If you search TradeMe for Auckland houses, units and townhouses between 300K and 600k you get over a thousand listings.


Cool, now go take out all the leasehold crap and leaky rot-boxes and come back with a real number.

Edit: also filter out Wellsford, Tuakau and other bits that trademe calls Auckland but really aren't what people think of as Auckland. I figure you'll get down to about 400, and mostly one bedroom units?

...and ZS you wouldn't touch any of them with a barge pole.

According to Corelogic,, last year 856000 was the average for an Auckland first home buyer .Given those numbers, the lower quartile and affordability metrics have almost no relevance.


People shouldn't be paying more than 33% of their net income for housing. I know you set affordable at 40% but that's too high as these costs are leaving people with little or no money to spare and no way to get ahead.

28% is the international benchmark for housing costs (including rates, insurance, maintenance etc)

You need to adjust it for culture/behavior/preferences. If your home is more important to you, larger, spend more time entertaining at home etc, then it is reasonable to spend much more than that.

Its never been 28% in New Zealand in my lifetime. I was 20 years of age and the bank limit on lending was 33% and it was not enough to buy a house on a single income. 40% of you income on a mortgage is not to high, if you think it is then your never going to get into a house but keep enjoying your smashed avo and overseas holidays and new cars and keep telling yourself you cannot afford a house. You can go to 60% of your income if your primary objective is home ownership.You have to be prepared to compromise or its not going to happen.

The traditional threshold for affordability was 33% of gross income, but that made no allowance for the effect that changes in tax rates (up or down) had on affordability, which is why we use 40% of net income as the threshold.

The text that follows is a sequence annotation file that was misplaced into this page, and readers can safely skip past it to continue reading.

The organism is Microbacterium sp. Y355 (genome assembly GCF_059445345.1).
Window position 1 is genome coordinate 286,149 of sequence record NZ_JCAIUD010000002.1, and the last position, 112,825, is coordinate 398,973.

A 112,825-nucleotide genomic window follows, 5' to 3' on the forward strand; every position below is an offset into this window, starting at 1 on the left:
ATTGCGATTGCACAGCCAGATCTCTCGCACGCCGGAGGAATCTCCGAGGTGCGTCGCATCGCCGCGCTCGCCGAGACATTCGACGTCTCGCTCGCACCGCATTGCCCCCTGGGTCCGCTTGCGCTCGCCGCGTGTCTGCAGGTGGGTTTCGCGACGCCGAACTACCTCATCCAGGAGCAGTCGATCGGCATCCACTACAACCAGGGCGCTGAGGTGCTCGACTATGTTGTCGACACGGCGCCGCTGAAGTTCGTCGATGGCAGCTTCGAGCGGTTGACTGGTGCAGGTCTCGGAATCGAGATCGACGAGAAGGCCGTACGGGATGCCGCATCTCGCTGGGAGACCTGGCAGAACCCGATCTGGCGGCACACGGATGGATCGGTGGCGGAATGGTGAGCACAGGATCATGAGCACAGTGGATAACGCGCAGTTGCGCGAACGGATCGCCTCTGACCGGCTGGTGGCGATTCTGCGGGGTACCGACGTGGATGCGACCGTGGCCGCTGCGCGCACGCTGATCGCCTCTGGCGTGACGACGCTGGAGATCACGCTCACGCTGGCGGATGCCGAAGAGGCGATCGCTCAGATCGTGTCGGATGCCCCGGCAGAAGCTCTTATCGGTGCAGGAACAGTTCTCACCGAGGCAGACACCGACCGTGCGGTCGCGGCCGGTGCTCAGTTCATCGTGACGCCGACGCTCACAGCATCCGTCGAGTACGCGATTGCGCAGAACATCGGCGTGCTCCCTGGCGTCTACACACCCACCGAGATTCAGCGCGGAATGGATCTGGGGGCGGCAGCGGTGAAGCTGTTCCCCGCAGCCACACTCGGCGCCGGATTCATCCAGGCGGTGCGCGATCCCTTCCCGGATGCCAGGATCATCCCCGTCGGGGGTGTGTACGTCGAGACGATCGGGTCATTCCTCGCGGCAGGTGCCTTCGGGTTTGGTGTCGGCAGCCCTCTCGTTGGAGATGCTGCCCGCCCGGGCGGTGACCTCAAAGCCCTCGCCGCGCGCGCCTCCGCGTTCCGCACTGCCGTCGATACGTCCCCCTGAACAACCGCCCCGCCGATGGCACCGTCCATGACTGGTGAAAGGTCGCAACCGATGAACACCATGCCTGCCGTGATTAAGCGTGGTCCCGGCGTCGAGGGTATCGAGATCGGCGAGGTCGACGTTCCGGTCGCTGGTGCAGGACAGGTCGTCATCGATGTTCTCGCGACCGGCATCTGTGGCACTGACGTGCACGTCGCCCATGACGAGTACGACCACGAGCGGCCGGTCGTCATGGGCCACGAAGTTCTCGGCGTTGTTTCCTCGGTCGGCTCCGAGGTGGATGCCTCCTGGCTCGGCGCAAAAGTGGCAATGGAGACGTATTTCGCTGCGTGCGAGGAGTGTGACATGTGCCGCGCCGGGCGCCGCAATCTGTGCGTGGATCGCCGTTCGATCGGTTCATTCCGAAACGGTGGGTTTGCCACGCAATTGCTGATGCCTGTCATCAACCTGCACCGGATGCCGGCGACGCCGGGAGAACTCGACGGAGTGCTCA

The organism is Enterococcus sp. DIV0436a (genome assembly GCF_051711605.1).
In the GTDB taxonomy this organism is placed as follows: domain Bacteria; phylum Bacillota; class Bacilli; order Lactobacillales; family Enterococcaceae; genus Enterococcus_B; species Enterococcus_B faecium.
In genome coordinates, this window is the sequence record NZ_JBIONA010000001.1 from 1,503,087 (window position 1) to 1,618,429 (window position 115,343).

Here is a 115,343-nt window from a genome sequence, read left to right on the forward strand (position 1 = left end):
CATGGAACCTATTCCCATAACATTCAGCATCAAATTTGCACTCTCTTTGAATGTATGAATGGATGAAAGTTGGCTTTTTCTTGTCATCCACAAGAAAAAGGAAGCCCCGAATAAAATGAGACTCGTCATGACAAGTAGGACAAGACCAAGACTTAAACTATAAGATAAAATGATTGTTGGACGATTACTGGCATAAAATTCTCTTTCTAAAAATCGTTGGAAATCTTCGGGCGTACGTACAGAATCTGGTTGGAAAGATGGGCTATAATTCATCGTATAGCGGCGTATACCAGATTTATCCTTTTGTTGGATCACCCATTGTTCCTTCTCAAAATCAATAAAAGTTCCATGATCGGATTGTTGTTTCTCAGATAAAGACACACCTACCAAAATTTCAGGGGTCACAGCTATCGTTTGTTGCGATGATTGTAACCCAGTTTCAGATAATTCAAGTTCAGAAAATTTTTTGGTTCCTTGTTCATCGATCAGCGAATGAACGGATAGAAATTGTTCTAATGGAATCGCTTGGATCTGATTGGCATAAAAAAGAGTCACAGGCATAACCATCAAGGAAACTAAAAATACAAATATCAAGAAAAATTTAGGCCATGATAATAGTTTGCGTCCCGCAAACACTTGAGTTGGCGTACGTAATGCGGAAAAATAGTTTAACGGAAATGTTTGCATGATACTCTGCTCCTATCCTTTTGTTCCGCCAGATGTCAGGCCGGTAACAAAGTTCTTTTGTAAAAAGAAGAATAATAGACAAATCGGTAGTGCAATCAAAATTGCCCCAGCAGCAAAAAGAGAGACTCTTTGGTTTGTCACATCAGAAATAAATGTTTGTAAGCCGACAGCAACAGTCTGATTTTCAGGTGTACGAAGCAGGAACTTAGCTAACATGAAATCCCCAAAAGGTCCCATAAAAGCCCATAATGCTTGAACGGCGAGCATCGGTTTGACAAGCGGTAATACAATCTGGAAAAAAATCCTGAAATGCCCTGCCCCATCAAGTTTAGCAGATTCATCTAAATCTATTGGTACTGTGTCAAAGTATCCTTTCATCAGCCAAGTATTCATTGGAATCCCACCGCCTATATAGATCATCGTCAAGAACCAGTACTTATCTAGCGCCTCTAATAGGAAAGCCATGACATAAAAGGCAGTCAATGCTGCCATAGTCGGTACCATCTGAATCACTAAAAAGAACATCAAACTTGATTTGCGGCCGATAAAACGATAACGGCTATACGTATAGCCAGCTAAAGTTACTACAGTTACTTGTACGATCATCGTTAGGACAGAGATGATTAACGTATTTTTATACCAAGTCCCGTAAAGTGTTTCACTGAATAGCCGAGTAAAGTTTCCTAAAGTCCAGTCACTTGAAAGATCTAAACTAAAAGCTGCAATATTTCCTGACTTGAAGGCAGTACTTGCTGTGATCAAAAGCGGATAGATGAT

40% is too high and does not account for student loans (which also extends the deposit saving period by a couple of years). Then add in rates, insurance and bills and you are looking at closer to 55%. Then they have a baby...

@kiwimm you are only looking at downside risks. There are many upsides to include as mitigating factors like promotions and wage gains. 40% at a young age is certainly reasonable. Life may be a bit tight but that has always been a trade off for home ownership in NZ. Although things are tougher today than usual it is not as unworkable as people explete..

With the average FHB age in Auckland now 35, they have their biggest % payrises behind them

You dont need big pay rises, just a lot of little ones over a long period of time is a very potent force. Throw some numbers in excel and youl see that modest pay rises of even 3% are a potent mitigant if inflation is even 2%. To say their biggest pay rises are in the past belies the potency of incremental compounding advances in income over long period of time.


One of the reasons for the rule being set lower is for debt servicing purposes. To keep the math simple if your mortgage payment doubled due to whatever reasons, interest rates etc. Then someone with a 40% mortgage would need to pay 80% of their income, 33% doubling to 66% is not as bad but still serious. The 28% suggested above would lead to a 56% payment.

In short anyone buying at 40% is going to be more vulnerable to payment increases. It doesn't take much for affordable to change to unaffordable.